But that’s not the only thing that AcuWeb does for you out of the box.  Lots of our customers take pictures themselves, and there’s nothing worse than people stealing your pictures for other sites.  Which is why you can specify a watermark image, which gets added automatically to all uploaded images, producing a visible watermark.

“You really can get rid of that expensive copy of Photoshop!”

In fact there’s a number of features, including image rotation, cropping, brightness and contrast controls that are all coming in future versions, which will take all the pain out of getting property descriptions online.

The Image Handler

Finally, the last piece of the image handling jigsaw is displaying thumbnails.  In many templates you don’t want to show someone the full size picture until they click on it or interact with it in some way.  For this reason, many templates will make extensive use of thumbnails.  The problem with thumbnails is that when you include an image in a web page and specify it’s width and height, the browser still has to download the full size image, before it shrinks it to the correct size for displaying on the page.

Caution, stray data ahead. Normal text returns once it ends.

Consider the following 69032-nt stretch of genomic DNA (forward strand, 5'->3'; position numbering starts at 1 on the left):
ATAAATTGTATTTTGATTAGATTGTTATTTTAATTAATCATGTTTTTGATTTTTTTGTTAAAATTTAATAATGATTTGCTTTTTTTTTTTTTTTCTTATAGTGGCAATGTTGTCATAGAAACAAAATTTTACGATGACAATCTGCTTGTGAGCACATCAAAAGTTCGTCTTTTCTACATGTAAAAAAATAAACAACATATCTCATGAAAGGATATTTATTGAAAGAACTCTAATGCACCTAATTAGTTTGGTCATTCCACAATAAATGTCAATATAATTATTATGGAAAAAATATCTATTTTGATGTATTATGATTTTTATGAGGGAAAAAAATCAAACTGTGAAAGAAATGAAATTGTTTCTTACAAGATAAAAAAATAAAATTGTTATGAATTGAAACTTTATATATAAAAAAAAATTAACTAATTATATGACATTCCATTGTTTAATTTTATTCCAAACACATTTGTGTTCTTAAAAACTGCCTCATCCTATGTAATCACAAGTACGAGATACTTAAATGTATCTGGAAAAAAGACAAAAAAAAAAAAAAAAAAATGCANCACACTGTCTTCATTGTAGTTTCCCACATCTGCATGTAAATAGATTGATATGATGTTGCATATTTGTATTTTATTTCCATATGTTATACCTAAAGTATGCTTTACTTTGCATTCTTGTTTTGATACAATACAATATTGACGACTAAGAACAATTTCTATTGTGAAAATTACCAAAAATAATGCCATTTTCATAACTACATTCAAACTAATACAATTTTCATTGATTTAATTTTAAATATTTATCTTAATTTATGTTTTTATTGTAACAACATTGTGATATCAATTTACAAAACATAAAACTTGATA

AcuWeb has an image handler built into it, that allows you to specify various options on any image you request from the web server.  This allows a web page to say it want a version of the image to be a particular width and/or height.  The server creates a version of the image to match the requested format and then sends that to the browser.  This can makes pages with a lot of thumbnails load in a tenth of the time!

What’s really nice about this feature is that it is available to anyone requesting images from the web server.  This means that you can use all the advanced image handling of AcuWeb, even if you don’t use the full features of the booking engine, because all the image URLs and content are returned via the XML API.

To manipulate images before downloading them you append a query string to image URL.  It’s really easy, but probably not for everyone reading this blog.  For full details check the instructions here.



Image manipulation and web sites are a bit of dark art, and although I’ve tried not to get too technical, it really is impossible to describe without a bit of background.  That said there’s only really one take home message of this blog article.   AcuWeb is designed in such a way that you really don’t have to think about the way you work with images ever again, just drop them on there and let us do it for you.

That really is the goal of just about everything we’ve done in AcuWeb.  Hopefully you’re starting to get excited?  Please drop me a comment and let me know what you think!